Currently, China's economic development depends largely on investment; however the rate of consumption lags behind developed countries by 25 to 30 percent. To further expand consumption, promotion of sustainability is needed for residents, including income, employment, and social security, which are long term projects.
In the first half of 2009, the urban per capita disposable income and per capita income of farmers increased by 11.2 percent and 8.1 percent respectively. However, their proportions in GDP are still relatively low. Residents are willing to save money and make investments.
Newly-created jobs exert a positive influence, but farmers and college graduates are still under great employment pressure. There is still a lot to be done, like in fields of basic pensions, medical and unemployment insurance as well as urban and rural social assistance.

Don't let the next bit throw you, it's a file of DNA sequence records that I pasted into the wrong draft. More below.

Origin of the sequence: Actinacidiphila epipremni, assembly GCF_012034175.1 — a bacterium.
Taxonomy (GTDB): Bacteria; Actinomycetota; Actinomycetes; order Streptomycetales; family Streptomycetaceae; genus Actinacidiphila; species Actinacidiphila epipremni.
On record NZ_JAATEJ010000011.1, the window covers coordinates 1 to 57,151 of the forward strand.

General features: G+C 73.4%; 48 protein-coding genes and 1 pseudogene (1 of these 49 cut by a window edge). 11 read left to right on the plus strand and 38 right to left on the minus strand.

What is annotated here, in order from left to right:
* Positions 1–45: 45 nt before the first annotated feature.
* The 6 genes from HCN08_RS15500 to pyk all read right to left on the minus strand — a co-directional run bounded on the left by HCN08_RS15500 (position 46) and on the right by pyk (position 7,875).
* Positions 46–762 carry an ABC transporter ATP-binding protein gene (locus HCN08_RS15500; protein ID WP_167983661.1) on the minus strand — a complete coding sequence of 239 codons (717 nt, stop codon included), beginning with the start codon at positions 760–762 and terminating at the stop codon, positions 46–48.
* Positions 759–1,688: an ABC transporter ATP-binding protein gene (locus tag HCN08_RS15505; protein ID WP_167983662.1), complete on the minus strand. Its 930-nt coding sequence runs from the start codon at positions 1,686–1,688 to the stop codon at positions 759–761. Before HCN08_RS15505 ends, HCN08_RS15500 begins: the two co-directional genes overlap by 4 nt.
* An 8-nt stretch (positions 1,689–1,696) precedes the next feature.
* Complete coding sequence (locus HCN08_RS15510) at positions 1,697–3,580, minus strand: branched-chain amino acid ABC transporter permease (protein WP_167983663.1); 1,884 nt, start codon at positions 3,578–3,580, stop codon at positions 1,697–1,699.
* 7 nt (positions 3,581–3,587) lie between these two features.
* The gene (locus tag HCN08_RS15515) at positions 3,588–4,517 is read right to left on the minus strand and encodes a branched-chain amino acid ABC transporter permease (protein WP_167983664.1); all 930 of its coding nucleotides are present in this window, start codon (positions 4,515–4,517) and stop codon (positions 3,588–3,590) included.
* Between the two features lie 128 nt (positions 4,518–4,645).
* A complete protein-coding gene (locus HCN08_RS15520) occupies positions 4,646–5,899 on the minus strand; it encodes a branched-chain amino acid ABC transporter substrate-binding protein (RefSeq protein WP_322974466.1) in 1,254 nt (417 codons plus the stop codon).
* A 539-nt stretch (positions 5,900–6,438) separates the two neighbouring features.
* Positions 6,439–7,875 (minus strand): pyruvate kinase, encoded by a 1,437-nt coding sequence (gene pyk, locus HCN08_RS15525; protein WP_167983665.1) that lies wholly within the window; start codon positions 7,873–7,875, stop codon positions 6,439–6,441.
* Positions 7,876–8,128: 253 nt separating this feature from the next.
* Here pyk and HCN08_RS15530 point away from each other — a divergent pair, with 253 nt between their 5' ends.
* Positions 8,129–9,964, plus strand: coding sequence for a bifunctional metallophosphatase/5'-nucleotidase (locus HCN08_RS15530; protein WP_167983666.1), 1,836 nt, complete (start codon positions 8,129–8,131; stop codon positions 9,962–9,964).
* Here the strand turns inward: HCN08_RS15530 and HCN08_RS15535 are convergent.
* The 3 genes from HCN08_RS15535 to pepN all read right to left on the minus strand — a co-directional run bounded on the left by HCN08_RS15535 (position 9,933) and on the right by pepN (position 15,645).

In the first half of 2009, China's CPI dropped by 1.1 percent year-on-year, while the CPI saw an increase of 7.9 percent in the same period last year. In addition, since March, the CPI declined successively month-on-month, which will possibly influence growth rate of consumer spending.
According to the Ministry of Commerce, between January and June, the year-on-year growth rate of sales of thousands of key retail enterprises only increased by 0.7 percent compared to the first five months, indicating that there are certain factors restricting consumption.
In the rural market, due to the lower purchasing power of farmers and a low base for consumption coupled with falling prices for agricultural products, it is very difficult for a big rise in consumption to last long, let alone surpass the city in the long term. It is not possible for large quantities of export goods heading for the domestic market to be consumed by the rural market.
China's economy depends largely on foreign trade, and in the first half, exports dropped the GDP by 2.9 percent.
By People's Daily Online